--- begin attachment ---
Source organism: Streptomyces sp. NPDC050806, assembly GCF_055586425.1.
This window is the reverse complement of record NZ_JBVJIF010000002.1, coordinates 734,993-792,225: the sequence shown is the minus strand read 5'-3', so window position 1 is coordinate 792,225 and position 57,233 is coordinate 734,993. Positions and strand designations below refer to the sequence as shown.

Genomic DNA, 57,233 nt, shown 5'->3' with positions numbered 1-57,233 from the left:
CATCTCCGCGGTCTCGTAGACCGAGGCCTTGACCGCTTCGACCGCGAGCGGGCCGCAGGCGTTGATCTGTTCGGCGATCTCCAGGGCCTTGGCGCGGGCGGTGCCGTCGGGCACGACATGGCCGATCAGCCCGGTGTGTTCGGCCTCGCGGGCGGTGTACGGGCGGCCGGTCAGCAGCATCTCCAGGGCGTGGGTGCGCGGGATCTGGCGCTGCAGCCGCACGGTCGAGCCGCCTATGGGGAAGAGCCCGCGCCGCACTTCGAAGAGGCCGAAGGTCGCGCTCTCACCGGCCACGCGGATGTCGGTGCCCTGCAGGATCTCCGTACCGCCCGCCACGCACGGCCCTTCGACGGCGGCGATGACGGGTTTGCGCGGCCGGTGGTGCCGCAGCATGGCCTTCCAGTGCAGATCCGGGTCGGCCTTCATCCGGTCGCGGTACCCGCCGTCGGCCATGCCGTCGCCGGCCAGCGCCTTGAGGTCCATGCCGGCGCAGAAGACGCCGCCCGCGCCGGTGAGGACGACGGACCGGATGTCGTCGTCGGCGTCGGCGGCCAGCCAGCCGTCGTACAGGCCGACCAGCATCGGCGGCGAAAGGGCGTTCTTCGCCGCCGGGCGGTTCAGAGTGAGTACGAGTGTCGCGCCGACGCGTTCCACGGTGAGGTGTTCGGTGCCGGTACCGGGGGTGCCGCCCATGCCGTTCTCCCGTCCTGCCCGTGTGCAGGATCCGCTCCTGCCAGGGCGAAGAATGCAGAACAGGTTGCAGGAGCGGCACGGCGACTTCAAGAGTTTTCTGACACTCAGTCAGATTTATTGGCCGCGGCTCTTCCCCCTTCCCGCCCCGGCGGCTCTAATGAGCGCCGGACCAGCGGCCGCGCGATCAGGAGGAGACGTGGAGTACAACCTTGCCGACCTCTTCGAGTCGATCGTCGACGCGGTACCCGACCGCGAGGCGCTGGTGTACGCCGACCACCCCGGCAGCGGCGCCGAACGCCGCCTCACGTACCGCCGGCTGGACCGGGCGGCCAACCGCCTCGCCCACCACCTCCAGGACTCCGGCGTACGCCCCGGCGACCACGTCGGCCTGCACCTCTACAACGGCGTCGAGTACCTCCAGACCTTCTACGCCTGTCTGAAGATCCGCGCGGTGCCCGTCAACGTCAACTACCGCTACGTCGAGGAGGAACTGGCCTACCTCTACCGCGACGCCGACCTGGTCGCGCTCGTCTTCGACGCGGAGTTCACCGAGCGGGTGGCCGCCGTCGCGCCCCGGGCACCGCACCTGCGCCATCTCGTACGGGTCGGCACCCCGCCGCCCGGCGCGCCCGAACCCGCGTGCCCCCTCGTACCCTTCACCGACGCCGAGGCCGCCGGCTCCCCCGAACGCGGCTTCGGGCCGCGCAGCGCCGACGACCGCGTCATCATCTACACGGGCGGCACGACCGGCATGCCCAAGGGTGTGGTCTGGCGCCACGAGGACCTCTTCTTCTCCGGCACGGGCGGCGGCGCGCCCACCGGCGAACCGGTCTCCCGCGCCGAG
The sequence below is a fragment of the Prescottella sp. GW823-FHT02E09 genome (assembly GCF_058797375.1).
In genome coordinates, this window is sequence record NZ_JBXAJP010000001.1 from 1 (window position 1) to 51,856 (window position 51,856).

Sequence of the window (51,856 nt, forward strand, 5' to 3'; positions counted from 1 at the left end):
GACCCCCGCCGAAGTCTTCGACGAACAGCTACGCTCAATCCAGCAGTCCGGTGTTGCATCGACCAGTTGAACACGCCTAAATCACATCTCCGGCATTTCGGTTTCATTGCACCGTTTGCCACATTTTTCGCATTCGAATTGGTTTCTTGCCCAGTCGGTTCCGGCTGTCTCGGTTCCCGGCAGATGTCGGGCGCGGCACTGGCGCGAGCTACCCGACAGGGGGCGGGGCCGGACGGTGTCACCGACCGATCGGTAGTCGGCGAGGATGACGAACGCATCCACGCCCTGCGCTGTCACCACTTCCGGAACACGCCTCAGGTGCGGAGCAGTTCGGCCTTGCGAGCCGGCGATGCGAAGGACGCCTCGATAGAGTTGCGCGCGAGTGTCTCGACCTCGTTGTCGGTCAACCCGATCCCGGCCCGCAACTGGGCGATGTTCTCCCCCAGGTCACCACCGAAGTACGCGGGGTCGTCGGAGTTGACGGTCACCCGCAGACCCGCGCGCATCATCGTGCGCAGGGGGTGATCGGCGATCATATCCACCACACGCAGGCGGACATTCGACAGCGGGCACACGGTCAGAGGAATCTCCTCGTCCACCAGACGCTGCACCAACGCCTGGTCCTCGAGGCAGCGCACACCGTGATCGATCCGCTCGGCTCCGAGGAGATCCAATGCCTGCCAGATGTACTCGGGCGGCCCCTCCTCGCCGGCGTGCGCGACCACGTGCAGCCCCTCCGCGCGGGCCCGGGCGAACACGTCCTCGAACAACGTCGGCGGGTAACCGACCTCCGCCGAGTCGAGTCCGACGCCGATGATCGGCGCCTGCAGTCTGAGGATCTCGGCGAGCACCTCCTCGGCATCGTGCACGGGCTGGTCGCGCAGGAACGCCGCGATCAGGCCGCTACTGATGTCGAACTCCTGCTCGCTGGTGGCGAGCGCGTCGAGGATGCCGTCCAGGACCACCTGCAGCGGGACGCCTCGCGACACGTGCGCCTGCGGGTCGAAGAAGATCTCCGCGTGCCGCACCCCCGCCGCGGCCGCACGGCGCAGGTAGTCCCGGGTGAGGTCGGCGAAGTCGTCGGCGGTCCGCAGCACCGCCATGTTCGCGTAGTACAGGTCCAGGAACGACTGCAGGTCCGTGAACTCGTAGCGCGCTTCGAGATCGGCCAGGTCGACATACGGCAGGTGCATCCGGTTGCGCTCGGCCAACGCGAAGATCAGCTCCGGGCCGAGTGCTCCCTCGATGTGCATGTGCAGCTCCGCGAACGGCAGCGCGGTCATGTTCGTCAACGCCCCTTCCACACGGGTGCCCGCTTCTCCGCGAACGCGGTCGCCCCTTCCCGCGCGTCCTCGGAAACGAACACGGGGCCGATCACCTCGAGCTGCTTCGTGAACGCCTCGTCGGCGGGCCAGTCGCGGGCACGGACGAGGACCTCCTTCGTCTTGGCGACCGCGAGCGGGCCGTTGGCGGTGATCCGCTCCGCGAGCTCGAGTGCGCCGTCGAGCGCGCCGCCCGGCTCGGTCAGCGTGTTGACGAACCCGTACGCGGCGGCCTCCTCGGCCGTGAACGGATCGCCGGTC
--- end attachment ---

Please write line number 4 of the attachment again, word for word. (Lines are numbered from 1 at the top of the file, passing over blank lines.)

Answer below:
CATCTCCGCGGTCTCGTAGACCGAGGCCTTGACCGCTTCGACCGCGAGCGGGCCGCAGGCGTTGATCTGTTCGGCGATCTCCAGGGCCTTGGCGCGGGCGGTGCCGTCGGGCACGACATGGCCGATCAGCCCGGTGTGTTCGGCCTCGCGGGCGGTGTACGGGCGGCCGGTCAGCAGCATCTCCAGGGCGTGGGTGCGCGGGATCTGGCGCTGCAGCCGCACGGTCGAGCCGCCTATGGGGAAGAGCCCGCGCCGCACTTCGAAGAGGCCGAAGGTCGCGCTCTCACCGGCCACGCGGATGTCGGTGCCCTGCAGGATCTCCGTACCGCCCGCCACGCACGGCCCTTCGACGGCGGCGATGACGGGTTTGCGCGGCCGGTGGTGCCGCAGCATGGCCTTCCAGTGCAGATCCGGGTCGGCCTTCATCCGGTCGCGGTACCCGCCGTCGGCCATGCCGTCGCCGGCCAGCGCCTTGAGGTCCATGCCGGCGCAGAAGACGCCGCCCGCGCCGGTGAGGACGACGGACCGGATGTCGTCGTCGGCGTCGGCGGCCAGCCAGCCGTCGTACAGGCCGACCAGCATCGGCGGCGAAAGGGCGTTCTTCGCCGCCGGGCGGTTCAGAGTGAGTACGAGTGTCGCGCCGACGCGTTCCACGGTGAGGTGTTCGGTGCCGGTACCGGGGGTGCCGCCCATGCCGTTCTCCCGTCCTGCCCGTGTGCAGGATCCGCTCCTGCCAGGGCGAAGAATGCAGAACAGGTTGCAGGAGCGGCACGGCGACTTCAAGAGTTTTCTGACACTCAGTCAGATTTATTGGCCGCGGCTCTTCCCCCTTCCCGCCCCGGCGGCTCTAATGAGCGCCGGACCAGCGGCCGCGCGATCAGGAGGAGACGTGGAGTACAACCTTGCCGACCTCTTCGAGTCGATCGTCGACGCGGTACCCGACCGCGAGGCGCTGGTGTACGCCGACCACCCCGGCAGCGGCGCCGAACGCCGCCTCACGTACCGCCGGCTGGACCGGGCGGCCAACCGCCTCGCCCACCACCTCCAGGACTCCGGCGTACGCCCCGGCGACCACGTCGGCCTGCACCTCTACAACGGCGTCGAGTACCTCCAGACCTTCTACGCCTGTCTGAAGATCCGCGCGGTGCCCGTCAACGTCAACTACCGCTACGTCGAGGAGGAACTGGCCTACCTCTACCGCGACGCCGACCTGGTCGCGCTCGTCTTCGACGCGGAGTTCACCGAGCGGGTGGCCGCCGTCGCGCCCCGGGCACCGCACCTGCGCCATCTCGTACGGGTCGGCACCCCGCCGCCCGGCGCGCCCGAACCCGCGTGCCCCCTCGTACCCTTCACCGACGCCGAGGCCGCCGGCTCCCCCGAACGCGGCTTCGGGCCGCGCAGCGCCGACGACCGCGTCATCATCTACACGGGCGGCACGACCGGCATGCCCAAGGGTGTGGTCTGGCGCCACGAGGACCTCTTCTTCTCCGGCACGGGCGGCGGCGCGCCCACCGGCGAACCGGTCTCCCGCGCCGAG